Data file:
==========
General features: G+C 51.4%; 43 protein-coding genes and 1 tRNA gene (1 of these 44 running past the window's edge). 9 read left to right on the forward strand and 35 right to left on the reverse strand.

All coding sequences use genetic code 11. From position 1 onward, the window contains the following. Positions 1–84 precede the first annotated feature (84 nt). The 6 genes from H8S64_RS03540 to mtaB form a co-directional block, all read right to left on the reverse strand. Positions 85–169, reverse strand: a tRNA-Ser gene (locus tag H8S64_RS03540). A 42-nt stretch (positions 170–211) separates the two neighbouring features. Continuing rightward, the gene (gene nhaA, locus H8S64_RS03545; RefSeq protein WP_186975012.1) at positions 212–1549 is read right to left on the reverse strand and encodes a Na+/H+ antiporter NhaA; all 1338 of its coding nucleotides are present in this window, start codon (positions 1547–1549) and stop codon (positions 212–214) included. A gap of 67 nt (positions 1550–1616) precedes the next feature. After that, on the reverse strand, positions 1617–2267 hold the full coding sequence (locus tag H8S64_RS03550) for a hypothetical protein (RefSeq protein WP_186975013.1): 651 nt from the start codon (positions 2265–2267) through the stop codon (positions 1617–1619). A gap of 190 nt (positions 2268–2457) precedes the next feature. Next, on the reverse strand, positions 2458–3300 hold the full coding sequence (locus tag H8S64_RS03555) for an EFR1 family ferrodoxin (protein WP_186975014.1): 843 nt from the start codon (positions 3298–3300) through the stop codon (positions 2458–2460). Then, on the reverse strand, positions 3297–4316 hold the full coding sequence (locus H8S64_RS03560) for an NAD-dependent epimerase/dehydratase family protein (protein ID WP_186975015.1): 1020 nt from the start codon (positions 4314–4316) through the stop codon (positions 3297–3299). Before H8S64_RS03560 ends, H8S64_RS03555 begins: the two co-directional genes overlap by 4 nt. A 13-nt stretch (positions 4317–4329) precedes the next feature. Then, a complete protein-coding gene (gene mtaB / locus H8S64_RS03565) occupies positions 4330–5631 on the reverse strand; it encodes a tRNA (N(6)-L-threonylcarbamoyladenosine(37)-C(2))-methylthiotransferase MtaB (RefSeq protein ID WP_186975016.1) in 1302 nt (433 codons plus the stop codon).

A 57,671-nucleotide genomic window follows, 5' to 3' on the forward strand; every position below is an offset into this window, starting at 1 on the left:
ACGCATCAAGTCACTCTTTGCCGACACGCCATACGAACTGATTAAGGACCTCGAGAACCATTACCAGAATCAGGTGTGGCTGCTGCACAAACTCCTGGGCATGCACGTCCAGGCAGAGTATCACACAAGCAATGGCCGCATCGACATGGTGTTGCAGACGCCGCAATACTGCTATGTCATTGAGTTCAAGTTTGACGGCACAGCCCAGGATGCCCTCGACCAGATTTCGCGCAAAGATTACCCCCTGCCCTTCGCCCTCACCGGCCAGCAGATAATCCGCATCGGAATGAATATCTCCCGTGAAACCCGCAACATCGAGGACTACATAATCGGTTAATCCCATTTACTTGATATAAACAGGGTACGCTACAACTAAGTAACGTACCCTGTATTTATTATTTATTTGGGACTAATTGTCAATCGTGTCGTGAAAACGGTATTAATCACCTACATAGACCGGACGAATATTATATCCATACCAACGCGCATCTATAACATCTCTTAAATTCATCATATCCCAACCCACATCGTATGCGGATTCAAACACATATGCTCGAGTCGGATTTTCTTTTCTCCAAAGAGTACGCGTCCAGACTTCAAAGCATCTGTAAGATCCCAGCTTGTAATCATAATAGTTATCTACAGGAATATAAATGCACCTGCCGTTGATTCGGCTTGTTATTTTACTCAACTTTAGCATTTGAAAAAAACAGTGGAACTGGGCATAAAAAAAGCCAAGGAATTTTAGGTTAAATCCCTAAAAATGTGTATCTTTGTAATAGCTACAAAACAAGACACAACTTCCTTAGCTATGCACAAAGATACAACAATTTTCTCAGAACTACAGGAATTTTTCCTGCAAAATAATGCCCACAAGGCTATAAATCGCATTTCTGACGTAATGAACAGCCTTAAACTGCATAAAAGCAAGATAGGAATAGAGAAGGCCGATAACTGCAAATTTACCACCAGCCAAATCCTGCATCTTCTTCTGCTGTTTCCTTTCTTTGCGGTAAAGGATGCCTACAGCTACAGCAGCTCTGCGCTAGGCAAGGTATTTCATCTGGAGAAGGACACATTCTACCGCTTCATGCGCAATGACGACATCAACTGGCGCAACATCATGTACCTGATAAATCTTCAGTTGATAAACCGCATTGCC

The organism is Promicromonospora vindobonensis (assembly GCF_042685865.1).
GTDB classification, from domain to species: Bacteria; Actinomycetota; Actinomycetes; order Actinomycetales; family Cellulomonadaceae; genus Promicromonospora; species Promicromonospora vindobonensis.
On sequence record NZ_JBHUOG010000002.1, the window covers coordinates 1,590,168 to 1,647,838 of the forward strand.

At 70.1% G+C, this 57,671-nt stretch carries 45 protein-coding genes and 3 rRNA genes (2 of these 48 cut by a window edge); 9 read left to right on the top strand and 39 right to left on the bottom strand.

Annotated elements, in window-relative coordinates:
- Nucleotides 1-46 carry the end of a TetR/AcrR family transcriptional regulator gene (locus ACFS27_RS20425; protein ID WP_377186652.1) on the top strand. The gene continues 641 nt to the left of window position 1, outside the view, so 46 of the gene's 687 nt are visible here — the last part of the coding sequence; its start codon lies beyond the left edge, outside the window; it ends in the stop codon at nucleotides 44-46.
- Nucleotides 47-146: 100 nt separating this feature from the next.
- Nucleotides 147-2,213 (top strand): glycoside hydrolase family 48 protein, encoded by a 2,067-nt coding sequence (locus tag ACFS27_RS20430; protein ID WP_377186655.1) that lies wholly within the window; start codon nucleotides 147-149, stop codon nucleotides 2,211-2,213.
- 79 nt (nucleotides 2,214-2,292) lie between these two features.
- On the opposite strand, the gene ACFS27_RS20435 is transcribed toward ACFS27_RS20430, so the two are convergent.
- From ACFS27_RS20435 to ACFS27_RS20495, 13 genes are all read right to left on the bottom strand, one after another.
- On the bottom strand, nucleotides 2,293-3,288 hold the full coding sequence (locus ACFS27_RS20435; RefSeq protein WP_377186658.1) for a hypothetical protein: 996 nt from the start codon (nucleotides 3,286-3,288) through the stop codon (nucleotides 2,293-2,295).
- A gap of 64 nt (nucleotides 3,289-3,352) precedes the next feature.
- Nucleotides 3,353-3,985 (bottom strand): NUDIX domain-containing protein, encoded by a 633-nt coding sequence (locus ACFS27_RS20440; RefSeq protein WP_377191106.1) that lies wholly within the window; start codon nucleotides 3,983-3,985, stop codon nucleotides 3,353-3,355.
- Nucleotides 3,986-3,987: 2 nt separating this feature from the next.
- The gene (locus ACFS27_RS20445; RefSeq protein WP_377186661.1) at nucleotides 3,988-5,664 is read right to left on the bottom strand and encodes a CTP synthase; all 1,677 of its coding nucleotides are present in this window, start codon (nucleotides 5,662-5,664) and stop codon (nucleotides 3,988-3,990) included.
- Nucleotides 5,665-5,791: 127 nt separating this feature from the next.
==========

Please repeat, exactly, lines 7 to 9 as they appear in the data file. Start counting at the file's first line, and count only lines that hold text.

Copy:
On sequence record NZ_JBHUOG010000002.1, the window covers coordinates 1,590,168 to 1,647,838 of the forward strand.

At 70.1% G+C, this 57,671-nt stretch carries 45 protein-coding genes and 3 rRNA genes (2 of these 48 cut by a window edge); 9 read left to right on the top strand and 39 right to left on the bottom strand.

Annotated elements, in window-relative coordinates: